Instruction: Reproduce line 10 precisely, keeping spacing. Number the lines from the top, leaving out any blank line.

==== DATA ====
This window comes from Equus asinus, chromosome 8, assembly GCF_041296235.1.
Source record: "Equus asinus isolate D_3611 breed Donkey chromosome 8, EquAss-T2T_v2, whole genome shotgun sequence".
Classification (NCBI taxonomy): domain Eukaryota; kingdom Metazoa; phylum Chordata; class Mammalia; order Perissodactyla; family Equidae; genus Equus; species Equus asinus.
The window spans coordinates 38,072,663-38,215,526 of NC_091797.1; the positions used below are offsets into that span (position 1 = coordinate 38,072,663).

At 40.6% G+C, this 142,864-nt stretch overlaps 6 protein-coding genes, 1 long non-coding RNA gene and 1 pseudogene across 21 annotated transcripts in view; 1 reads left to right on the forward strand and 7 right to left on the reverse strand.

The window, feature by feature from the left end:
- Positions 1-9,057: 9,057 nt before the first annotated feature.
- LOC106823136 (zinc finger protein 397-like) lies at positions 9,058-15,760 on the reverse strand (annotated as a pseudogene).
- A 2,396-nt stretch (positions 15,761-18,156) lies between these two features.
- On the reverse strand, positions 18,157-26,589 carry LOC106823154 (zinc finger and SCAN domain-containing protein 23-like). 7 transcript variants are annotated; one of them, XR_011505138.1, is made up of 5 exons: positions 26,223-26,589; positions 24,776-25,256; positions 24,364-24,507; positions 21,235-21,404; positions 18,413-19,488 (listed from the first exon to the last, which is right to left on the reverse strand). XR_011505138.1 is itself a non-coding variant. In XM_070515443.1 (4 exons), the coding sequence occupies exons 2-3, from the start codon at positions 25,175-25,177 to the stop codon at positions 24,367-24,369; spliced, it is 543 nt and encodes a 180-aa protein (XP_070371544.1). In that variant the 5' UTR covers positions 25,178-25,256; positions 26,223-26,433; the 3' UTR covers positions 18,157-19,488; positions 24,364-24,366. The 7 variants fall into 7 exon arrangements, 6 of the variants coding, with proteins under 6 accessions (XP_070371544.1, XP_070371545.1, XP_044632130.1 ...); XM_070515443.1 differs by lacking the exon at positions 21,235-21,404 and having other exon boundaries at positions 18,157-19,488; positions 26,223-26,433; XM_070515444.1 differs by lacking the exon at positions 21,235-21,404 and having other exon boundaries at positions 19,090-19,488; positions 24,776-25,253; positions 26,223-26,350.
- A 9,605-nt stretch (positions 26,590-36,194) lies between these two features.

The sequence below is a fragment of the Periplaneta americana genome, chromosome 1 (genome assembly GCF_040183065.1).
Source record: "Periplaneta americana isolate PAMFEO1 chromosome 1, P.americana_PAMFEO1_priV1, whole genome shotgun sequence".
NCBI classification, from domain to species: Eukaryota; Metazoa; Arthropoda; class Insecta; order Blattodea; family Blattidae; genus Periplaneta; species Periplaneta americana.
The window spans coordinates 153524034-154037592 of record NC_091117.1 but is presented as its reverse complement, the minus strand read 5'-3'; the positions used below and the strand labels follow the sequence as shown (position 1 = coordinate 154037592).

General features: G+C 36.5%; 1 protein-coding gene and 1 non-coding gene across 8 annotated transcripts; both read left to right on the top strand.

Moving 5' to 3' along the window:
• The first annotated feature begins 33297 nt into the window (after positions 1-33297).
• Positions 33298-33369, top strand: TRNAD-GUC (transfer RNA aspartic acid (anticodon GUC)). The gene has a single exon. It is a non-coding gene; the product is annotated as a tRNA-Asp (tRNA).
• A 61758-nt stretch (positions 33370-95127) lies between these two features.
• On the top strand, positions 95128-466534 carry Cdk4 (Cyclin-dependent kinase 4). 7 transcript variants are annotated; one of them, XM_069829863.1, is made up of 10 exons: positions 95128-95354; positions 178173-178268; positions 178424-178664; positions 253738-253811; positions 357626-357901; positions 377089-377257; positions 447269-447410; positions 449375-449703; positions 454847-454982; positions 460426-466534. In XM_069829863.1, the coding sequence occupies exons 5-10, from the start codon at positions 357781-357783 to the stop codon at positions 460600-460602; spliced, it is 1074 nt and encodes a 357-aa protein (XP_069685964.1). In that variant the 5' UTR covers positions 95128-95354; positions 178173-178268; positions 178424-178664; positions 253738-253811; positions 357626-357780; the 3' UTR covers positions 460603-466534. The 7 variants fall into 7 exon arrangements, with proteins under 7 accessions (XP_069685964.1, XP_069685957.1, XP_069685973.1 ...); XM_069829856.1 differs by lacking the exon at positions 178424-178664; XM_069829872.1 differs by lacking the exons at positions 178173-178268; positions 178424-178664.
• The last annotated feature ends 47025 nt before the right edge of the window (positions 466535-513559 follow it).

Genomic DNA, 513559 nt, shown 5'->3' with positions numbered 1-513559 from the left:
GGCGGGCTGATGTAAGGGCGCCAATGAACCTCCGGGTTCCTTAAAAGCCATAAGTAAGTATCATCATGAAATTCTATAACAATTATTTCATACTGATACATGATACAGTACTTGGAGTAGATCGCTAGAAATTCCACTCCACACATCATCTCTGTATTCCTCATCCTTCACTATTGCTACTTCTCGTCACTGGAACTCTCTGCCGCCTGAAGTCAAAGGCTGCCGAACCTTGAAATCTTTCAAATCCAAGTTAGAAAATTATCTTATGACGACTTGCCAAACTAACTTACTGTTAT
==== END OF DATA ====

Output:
- On the reverse strand, positions 18,157-26,589 carry LOC106823154 (zinc finger and SCAN domain-containing protein 23-like). 7 transcript variants are annotated; one of them, XR_011505138.1, is made up of 5 exons: positions 26,223-26,589; positions 24,776-25,256; positions 24,364-24,507; positions 21,235-21,404; positions 18,413-19,488 (listed from the first exon to the last, which is right to left on the reverse strand). XR_011505138.1 is itself a non-coding variant. In XM_070515443.1 (4 exons), the coding sequence occupies exons 2-3, from the start codon at positions 25,175-25,177 to the stop codon at positions 24,367-24,369; spliced, it is 543 nt and encodes a 180-aa protein (XP_070371544.1). In that variant the 5' UTR covers positions 25,178-25,256; positions 26,223-26,433; the 3' UTR covers positions 18,157-19,488; positions 24,364-24,366. The 7 variants fall into 7 exon arrangements, 6 of the variants coding, with proteins under 6 accessions (XP_070371544.1, XP_070371545.1, XP_044632130.1 ...); XM_070515443.1 differs by lacking the exon at positions 21,235-21,404 and having other exon boundaries at positions 18,157-19,488; positions 26,223-26,433; XM_070515444.1 differs by lacking the exon at positions 21,235-21,404 and having other exon boundaries at positions 19,090-19,488; positions 24,776-25,253; positions 26,223-26,350.